DrubinLecture16_2-29-08 - Drubin Lecture 16 Visualizing...

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Drubin - Lecture 16 Visualizing Cells: principles of microscopy I. Visualizing cells All but the largest cells are too small to see with the naked eye. The invention of the compound microscope allowed cells to be visualized for the first time (in 1655!) and thus marked the birth of the field of cell biology. Microscopy still plays a central role in advancing our understanding the function of cells, organelles and proteins. Over the years microscopists have struggled to overcome technical challenges that include maximizing resolution and enhancing contrast. II. Principles of microscopy Magnification: increase in size. Resolution: the ability to distinguish two very closely spaced objects as separate from one another. The limit of resolution of the light microscope is 0.2μm. Enhancing contrast: Most cellular structures and organelles are not colored and absorb light to the same extent, making them difficult to distinguish under a light microscope. Staining can be used to visualize structures within fixed cells. Phase contrast microscopy and differential interference contrast microscopy (DIC or Nomarski) were developed to study living cells without staining. Both DIC and phase contrast microscopy are useful for viewing living cells. III. Video Microscopy Using DIC or phase contrast microscopy, cells can be filmed over time to make time-lapse movies. Although this process is generally referred to as video microscopy, in the last few years video technology has been replaced by digital imaging and computer technology. The ability to visualize cell behavior over time has been especially important for studying dynamic cellular processes such as cell division and cell motility. IV.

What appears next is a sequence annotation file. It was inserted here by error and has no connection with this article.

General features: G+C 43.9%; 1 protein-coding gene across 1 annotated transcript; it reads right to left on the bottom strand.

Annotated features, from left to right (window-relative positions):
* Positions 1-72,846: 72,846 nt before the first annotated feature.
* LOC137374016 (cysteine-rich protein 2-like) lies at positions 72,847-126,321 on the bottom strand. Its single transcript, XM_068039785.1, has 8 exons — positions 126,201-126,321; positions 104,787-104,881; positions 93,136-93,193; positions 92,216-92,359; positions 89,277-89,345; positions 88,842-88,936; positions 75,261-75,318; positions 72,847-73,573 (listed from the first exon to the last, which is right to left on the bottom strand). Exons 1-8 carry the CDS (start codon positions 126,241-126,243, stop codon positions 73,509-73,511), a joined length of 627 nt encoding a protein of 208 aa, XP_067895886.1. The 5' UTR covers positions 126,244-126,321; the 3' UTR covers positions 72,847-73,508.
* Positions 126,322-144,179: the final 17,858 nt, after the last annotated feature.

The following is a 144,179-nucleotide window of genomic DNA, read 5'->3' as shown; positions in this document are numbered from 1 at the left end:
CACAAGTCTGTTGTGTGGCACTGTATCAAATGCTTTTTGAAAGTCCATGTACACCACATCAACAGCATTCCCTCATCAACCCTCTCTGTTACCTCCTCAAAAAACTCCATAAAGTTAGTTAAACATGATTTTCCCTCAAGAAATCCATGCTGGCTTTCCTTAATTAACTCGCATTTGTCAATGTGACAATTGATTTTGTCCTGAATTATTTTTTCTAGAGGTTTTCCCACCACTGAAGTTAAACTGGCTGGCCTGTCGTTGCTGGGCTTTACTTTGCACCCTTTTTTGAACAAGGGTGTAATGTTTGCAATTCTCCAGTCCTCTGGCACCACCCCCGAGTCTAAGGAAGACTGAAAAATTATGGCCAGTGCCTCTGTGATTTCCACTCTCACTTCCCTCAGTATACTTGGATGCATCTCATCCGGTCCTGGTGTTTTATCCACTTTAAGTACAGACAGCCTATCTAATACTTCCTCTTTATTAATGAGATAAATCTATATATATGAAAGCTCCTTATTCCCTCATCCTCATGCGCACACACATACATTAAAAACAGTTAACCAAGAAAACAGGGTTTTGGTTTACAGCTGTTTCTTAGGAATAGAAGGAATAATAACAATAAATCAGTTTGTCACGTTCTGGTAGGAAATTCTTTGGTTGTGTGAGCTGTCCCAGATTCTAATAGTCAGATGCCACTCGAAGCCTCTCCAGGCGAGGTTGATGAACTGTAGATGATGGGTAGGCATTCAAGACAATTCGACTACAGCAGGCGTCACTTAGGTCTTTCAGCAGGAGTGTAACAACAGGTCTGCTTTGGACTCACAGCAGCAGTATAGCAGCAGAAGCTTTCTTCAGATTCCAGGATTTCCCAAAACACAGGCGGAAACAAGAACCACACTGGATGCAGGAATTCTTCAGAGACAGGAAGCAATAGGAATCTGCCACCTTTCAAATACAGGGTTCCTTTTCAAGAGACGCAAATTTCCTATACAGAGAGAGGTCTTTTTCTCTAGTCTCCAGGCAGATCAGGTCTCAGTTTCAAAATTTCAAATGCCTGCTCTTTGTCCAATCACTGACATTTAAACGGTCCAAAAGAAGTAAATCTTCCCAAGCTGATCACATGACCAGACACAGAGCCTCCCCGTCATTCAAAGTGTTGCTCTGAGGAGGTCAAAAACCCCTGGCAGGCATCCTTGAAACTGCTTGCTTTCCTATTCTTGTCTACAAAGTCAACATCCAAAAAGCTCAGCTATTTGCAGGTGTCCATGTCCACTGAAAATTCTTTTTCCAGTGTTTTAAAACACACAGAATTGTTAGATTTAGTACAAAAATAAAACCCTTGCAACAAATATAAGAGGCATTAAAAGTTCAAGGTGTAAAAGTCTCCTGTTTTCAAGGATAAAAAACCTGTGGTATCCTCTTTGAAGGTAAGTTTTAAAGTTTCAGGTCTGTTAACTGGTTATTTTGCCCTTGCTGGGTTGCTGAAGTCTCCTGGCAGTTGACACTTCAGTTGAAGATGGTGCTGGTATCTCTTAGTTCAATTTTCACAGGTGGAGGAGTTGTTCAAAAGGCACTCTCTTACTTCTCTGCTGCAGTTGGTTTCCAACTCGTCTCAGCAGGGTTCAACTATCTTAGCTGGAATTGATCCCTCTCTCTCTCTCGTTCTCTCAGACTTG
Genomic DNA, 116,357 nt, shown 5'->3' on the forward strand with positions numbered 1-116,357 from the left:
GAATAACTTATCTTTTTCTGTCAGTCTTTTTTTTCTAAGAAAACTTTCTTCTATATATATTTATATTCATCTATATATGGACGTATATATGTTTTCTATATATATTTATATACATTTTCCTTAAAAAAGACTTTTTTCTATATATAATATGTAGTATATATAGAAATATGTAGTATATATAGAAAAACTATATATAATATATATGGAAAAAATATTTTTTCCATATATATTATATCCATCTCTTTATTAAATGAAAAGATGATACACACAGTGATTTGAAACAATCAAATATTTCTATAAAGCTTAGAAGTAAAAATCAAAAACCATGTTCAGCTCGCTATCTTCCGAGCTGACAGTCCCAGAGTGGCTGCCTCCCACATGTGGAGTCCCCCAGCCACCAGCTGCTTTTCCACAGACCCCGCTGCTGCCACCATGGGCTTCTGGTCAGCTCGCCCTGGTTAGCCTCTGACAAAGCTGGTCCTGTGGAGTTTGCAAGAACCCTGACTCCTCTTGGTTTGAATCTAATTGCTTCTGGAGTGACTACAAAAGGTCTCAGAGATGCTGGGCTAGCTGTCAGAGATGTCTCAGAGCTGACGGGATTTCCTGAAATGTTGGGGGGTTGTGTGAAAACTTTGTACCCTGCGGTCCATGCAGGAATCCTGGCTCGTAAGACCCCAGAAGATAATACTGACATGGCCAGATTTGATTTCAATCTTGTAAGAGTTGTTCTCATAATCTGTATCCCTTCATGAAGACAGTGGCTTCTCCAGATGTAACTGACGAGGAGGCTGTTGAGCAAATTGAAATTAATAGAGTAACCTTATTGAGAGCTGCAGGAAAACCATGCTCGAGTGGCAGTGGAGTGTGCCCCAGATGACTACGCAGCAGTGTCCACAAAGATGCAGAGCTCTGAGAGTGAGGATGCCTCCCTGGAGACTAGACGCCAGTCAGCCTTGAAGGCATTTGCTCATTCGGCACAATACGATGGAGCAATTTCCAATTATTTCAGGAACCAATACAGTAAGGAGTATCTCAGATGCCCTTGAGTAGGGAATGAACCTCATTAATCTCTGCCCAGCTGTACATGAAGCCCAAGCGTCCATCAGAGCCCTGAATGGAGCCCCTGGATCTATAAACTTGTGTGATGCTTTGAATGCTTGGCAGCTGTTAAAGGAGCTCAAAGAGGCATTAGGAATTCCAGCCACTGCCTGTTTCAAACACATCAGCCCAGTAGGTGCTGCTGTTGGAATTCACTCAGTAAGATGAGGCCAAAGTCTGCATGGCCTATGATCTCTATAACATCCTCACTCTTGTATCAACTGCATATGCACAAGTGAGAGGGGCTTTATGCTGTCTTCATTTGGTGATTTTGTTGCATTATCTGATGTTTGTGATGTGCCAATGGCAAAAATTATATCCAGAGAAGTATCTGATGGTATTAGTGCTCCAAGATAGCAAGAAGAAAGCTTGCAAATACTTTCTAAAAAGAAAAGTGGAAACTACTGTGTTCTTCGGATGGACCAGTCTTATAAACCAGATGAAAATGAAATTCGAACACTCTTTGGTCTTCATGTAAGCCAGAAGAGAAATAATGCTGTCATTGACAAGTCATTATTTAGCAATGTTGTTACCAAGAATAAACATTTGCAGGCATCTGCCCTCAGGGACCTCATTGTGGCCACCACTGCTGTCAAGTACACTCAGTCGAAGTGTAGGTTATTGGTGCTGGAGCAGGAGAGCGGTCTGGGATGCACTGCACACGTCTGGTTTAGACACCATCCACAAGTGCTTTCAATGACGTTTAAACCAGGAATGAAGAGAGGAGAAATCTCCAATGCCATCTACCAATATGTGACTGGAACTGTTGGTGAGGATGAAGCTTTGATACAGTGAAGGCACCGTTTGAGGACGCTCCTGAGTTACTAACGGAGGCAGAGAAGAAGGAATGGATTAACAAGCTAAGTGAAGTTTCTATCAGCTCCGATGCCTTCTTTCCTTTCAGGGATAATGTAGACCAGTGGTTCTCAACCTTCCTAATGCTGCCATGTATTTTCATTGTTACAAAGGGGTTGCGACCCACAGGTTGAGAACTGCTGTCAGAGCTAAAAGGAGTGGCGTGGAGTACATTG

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This note was uploaded on 04/02/2008 for the course MCB 130 taught by Professor Schekman during the Spring '08 term at Berkeley.

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DrubinLecture16_2-29-08 - Drubin Lecture 16 Visualizing...

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